I think the perception of tension comes from tensing muscles we do NOT need for tone production as well as from using the muscles we do need for tone production inefficiently - most typically by continuing to tense after the string has been released.
From piano studies, which we can use to get some insight, both issues occur much more with amateur players than expert pianists. So we can deduce that minimizing both issues is necessary and desirable. From here on I will focus on the second issue.
You mention tempo, but another variable which brings up these issues is dynamics - playing louder requires more force, and that makes even expert pianists be a bit less efficient in their strokes.
Anyway, let's look at this figure from a 2007 paper on piano key strokes; just read "string" in all instances of "key":
Let's say string release occurs at the moment of maximum string displacement (I am oversimplifying things but I think the concepts apply well and can give us insight). The idea is that the finger force should be turned off as soon as this occurs, thus minimizing unneeded tension per stroke. That impulse area (finger force with time) is very focused and precision-timed in expert pianists, with immediate relaxation after it is not needed.
This also works in our favour when a sequence of fast successive strokes is needed (i.e. when we need to play at fast speed): imagine several of these shapes next to each other, getting closer and closer as speed is increased. At some point they will start to overlap, especially if the trailing branch after string release is wide. But the more we can play like experts with immediate release after the force is not needed, for each stroke, the closer the successive strokes can get without overlapping force production.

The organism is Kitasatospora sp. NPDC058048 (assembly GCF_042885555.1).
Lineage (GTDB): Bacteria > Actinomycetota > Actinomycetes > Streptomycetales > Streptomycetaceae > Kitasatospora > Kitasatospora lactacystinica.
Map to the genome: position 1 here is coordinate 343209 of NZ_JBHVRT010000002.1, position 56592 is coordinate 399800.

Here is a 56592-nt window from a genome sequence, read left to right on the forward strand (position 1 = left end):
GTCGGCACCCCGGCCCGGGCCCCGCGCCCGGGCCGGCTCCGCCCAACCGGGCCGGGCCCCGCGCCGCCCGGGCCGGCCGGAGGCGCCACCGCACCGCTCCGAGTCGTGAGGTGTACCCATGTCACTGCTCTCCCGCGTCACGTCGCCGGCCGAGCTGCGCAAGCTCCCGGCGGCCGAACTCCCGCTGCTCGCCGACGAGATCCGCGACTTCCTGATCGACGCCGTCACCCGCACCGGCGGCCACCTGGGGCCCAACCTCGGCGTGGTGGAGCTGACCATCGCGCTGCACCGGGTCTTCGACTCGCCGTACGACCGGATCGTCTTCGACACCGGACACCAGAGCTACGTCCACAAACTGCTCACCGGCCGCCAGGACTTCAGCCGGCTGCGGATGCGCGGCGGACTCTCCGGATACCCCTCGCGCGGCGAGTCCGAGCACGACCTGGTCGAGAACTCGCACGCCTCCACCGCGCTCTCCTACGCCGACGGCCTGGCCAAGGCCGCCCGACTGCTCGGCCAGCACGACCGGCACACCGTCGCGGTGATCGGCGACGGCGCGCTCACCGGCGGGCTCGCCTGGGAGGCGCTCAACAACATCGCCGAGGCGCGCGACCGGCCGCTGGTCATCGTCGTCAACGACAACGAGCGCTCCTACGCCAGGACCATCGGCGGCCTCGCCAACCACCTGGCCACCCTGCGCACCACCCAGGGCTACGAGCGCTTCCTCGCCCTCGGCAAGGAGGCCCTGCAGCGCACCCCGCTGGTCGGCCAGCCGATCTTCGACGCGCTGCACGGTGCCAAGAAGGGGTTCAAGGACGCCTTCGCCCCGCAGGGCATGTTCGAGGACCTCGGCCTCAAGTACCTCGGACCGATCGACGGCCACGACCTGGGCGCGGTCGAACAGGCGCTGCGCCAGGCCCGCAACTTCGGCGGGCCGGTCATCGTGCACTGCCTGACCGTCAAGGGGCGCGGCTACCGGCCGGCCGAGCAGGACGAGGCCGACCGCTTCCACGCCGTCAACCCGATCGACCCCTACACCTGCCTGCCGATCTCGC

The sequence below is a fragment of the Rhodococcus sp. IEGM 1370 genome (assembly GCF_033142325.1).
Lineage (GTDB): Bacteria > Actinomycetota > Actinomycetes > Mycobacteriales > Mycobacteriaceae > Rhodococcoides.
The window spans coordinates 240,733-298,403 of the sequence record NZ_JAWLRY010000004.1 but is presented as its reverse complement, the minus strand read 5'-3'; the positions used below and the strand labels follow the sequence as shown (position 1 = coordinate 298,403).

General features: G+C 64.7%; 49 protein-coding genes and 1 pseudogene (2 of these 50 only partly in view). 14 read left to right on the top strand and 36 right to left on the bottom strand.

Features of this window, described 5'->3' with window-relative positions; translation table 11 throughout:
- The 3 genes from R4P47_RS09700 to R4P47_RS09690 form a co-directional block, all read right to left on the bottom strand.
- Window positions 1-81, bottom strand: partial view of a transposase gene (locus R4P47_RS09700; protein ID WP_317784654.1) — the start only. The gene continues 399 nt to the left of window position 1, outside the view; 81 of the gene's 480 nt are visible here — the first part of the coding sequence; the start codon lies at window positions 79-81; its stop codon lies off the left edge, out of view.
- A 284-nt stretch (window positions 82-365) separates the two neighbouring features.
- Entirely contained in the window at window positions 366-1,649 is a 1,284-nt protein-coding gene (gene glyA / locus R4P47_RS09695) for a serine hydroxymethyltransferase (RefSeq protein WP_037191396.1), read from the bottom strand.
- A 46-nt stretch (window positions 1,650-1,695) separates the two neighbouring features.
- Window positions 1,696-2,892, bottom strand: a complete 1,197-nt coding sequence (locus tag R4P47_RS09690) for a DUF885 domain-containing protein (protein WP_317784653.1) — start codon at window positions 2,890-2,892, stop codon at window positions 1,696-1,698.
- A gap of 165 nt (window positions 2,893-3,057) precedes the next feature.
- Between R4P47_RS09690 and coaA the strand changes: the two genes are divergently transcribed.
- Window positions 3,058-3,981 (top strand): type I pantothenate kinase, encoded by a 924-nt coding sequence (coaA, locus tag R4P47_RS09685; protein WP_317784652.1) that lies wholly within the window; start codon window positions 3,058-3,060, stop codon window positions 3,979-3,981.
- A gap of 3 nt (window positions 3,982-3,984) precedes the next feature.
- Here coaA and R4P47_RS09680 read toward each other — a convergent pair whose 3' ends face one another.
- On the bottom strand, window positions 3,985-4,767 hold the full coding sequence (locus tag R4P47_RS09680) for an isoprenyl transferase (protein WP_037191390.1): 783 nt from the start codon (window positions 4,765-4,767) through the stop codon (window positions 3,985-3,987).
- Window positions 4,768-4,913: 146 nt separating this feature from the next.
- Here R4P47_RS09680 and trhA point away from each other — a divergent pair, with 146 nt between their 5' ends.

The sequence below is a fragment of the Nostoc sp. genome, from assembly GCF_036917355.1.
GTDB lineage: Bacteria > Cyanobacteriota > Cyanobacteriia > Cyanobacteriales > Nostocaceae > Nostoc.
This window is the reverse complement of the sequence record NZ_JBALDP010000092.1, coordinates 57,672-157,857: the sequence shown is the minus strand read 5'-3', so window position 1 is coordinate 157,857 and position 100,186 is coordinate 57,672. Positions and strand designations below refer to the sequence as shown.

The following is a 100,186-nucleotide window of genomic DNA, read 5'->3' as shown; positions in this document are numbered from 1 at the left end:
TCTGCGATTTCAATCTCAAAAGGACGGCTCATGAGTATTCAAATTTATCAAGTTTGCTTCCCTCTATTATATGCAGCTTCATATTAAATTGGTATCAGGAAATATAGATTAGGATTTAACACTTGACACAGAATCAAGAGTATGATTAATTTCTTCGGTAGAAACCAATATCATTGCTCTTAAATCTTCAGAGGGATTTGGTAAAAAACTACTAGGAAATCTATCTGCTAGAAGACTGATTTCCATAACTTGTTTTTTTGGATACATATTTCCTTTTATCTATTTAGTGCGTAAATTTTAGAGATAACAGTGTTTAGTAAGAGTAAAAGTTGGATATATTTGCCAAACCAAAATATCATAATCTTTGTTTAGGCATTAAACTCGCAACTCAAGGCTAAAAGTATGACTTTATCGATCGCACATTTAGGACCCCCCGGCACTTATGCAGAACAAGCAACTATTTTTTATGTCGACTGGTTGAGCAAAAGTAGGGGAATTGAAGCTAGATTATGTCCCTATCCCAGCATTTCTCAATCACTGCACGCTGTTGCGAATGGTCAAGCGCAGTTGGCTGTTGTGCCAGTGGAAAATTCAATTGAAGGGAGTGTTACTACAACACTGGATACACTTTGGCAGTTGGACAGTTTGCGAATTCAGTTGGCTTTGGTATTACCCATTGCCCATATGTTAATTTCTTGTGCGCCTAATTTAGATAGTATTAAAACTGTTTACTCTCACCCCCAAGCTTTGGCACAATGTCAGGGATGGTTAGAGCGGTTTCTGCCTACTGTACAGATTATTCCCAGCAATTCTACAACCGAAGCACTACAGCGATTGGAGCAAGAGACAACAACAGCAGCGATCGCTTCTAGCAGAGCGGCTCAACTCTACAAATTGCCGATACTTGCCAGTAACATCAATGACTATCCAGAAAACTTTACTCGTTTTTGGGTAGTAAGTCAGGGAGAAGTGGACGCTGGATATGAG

The perception of this, if done with time precision and efficiency, is that you can play very fast scales while still feeling like your hand is not doing much at all and has virtually no tension in it - even at loud volumes. (The perception of tension is probably some time-average or cumulative measure of the finger forces).
Based on this, a couple of things to try:
- Decouple loudness from speed - muffle your strings (e.g. a sock) so that loudness is not a goal, and play a fast scale. This let's you learn to experience that tempo does not necessitate large or excessive tension (we are using loudness as a proxy for finger force magnitude since the two are coupled).
- Play without a muffle but stop after every few strokes and be conscious that your muscles are not continuing to fire/be tense. This can start from just one stroke at a time; then two at a time, etc. However, for each stroke play them as if they are part of very fast scale and/or very loud. The idea is to learn to feel and diagnose if you continue to tense after it is not needed (i.e. after the string is released) and to teach yourself to turn the force off immediately after string release. Actually, I believe this is what 'speed bursts' are supposed to be like as an exercise; though their other purpose is to prime your CNS and yourself psychologically that you can move that fast.
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